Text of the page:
ἐξ (prep) "Of" is ek, which means 1) [of motion] "out of", "from", "by", "away from;" 2) [of place] "beyond", "outside of", "beyond;" 3) [of succession] "after", "from;" 4) [of rest] "on", "in," 5) [of time] "since", "from", "at", "in;" 5) [of materials] "out of", "made from." 

ὑμῶν (pron 2nd pl gen) "You" is humon, the plural possessive form of su the pronoun of the second person, "you." 

ἕξει (verb 3rd sg fut ind act) "Shall have" is echo, which means "to have", "to hold", "to possess", "to keep", "to have charge of", "to maintain", "to hold fast", "to bear", "to carry", "to keep close", "to keep safe," and "to have means to do." 

φίλον (adj sg masc acc) "Friend" is from philos, which as an adjective means "loved", "beloved", "dear", "kith and kin", "nearest and dearest", "friends," and (of things) "welcome" and "pleasant."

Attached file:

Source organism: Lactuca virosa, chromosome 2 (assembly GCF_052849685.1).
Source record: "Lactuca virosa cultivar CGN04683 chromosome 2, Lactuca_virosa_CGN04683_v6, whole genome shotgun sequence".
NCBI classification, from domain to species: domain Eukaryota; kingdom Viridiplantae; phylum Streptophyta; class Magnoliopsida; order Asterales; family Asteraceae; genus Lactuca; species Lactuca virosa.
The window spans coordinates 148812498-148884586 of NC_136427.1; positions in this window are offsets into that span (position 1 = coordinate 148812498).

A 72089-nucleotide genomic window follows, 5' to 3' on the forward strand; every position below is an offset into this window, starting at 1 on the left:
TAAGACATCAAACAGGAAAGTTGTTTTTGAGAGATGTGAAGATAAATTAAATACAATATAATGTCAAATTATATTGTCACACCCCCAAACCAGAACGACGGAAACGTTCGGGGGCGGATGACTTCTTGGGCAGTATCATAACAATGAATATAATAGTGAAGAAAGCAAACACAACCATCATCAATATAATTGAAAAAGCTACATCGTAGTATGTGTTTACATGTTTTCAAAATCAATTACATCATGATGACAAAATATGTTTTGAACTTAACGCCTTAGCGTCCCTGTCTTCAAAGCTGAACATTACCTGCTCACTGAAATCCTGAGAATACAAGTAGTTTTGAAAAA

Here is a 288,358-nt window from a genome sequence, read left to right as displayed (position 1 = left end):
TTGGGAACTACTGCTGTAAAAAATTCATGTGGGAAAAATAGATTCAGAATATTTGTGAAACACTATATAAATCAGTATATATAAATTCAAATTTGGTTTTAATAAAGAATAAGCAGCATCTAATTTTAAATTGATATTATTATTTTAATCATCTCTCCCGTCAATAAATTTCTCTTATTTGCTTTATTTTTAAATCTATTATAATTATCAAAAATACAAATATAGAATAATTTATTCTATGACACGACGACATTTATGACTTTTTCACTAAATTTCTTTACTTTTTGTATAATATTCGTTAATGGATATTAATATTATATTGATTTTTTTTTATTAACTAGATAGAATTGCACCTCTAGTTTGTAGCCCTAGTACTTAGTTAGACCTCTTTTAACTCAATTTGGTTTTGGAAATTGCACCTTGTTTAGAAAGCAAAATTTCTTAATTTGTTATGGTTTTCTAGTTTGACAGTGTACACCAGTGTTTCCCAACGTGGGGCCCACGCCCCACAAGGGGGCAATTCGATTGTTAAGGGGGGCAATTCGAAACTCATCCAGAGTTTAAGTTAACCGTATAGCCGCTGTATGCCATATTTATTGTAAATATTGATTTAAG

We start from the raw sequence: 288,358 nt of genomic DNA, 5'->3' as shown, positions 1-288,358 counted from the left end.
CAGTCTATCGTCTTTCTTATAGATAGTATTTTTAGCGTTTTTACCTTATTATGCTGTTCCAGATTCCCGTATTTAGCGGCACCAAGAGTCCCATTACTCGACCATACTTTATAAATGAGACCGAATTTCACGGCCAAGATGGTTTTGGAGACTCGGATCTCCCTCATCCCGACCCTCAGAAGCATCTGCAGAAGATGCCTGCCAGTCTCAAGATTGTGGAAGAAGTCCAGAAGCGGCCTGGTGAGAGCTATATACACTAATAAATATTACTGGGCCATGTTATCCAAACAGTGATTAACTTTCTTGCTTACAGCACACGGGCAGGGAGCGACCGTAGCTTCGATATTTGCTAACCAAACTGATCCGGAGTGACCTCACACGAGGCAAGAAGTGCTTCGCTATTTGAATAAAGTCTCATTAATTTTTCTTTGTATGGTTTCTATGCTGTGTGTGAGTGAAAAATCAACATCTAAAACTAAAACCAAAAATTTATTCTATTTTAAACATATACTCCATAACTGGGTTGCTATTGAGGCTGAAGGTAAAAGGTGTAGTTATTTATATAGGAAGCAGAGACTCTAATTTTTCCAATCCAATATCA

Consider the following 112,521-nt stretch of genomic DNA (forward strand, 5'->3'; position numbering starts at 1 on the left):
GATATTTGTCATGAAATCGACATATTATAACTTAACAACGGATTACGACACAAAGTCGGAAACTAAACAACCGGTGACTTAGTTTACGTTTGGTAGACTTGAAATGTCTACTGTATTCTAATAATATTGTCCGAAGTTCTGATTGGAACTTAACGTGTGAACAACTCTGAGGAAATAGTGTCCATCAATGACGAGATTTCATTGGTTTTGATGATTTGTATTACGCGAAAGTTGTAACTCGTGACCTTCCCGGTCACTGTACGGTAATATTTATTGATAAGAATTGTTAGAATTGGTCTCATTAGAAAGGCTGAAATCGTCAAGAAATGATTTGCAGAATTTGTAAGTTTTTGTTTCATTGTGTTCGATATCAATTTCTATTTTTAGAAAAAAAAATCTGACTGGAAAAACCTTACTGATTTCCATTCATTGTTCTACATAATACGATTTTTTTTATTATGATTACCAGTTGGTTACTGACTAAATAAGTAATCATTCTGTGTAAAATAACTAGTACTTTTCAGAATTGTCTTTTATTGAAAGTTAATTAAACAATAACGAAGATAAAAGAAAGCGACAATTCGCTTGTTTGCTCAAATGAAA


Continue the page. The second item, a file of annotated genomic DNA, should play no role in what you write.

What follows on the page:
καὶ (conj) "And" is kai, which is the conjunction joining phrases and clauses, "and," or "but." After words implying sameness, "as" (the same opinion as you). Used in series, joins positive with negative "Not only...but also." Also used to give emphasis, "even", "also," and "just." --

πορεύσεται (verb 3rd sg fut ind mid) "Shall go" is poreuomai (poreuô) which means "make to go", "carry", "convey", "bring", "go", "march," and "proceed." It is almost always translated as "go" in the NT.

πρὸς (prep) "Unto" is pros, which means "on the side of", "in the direction of", "from (place)", "towards" "before", "in the presence of", "in the eyes of", "in the name of", "by reason of", "before (supplication)", "proceeding from (for effects)", "dependent on", "derivable from", "agreeable,""becoming", "like", "at the point of", "in addition to", "against," and "before." --